Earthfest event in Bellevue teaches kids the importance of sustainability

Families from all over the region spent their time in the sun at the Bellevue Botanical Garden Saturday to enjoy the view and celebrate Mother Nature at the garden's Earthfest event.

Here in the Pacific Northwest, those sustainable habits to save the environment start young.

The garden has been part of the community for many years, but this is the first-ever Earthfest event. Its sustainability team told FOX 13 the event is all about growing the appreciation for Earth and continuing the conversation on how we can preserve it.

Whether it's spring tulips or the lush, green trees – there is always something we can appreciate stepping outside in Washington. But, making something this beautiful stand the test of time – that's up to all of us humans.

"Sustainability is extremely important to our lives here in the northwest and everywhere, just as citizens of the planet," said Sofia Fall, sustainability program coordinator for the City of Bellevue.

Fall said events like Earthfest at the botanical garden propel a crucial conversation forward. How can we all do our part in preserving local nature? For us, and the future generations to come.

"Kids have a really natural ability to appreciate natural spaces, natural environments – and I think it's really cool how we can kind of bring together our love for the planet and our love for the environment that we live in," Fall said.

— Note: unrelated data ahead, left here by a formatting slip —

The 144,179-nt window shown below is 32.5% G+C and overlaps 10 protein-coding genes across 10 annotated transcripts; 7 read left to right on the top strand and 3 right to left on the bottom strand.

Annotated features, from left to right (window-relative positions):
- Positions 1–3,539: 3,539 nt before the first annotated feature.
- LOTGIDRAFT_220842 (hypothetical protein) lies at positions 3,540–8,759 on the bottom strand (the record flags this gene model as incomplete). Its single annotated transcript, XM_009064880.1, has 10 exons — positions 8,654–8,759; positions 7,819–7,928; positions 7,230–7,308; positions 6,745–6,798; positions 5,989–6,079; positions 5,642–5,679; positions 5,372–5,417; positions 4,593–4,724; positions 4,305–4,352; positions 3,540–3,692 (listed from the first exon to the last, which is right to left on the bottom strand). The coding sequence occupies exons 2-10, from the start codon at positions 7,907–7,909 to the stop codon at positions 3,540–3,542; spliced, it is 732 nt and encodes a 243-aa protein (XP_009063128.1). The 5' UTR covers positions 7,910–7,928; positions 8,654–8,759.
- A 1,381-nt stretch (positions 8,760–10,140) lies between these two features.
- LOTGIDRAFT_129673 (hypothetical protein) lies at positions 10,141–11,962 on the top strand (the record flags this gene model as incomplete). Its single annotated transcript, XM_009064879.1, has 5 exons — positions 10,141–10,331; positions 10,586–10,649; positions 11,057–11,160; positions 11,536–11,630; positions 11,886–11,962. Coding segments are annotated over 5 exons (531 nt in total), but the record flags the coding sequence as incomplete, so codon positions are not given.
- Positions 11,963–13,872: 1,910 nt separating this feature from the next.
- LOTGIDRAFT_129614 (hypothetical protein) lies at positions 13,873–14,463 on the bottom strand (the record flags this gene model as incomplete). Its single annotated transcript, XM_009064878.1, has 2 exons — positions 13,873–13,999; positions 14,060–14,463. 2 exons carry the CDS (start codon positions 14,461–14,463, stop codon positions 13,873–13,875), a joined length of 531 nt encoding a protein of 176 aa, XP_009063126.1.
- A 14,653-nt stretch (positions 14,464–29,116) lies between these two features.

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FOX 13 met two-year-old Mika, a young Washingtonian already taking interest in her local environment. Mika's visited the garden in Bellevue with her family, but, she's already creating eco-friendly habits at home.

"As much as we can do – recycling, composting, you name it," said Amanda Sekijima, visiting from Woodinville. "And Mika is starting from a young age, too."

Mika wasn't the only child doing her part. FOX 13 met little Harper with her nana as well.

"We love our garden," said Nancy, visiting from Seattle. "We have lots of trees and flowers. We do try to have native plants around. Harper has a garden at her house, too, and they just planted some things."

Harper's nana, Nancy, is a former educator. She tells us it's important to teach these environmental habits from a young age.

"When I took my kindergartners in the park, we actually did walk up to trees and kiss them because I wanted them to have a real connection, an actual physical connection," Nancy said.

Bellevue's goal Saturday is that guests realize at any age, we can all appreciate the beauty around us and work to protect it each day. That can be through recycling, saving water, or planting something new.

"I think it makes it more in your face when you see it every day and the beauty around you," Sekijima said. "And, it makes it that much more important to preserve it."

Bellevue has some goals for the future. By 2050, they’d like greenhouse gases to be reduced by 80%. As of 2022, more than 90% of community greenhouse gases come from buildings and transportation. The goal is to have 100% renewable energy by then as well.

Earth Day is on Monday, so you have time to make your own sustainable goals at home.


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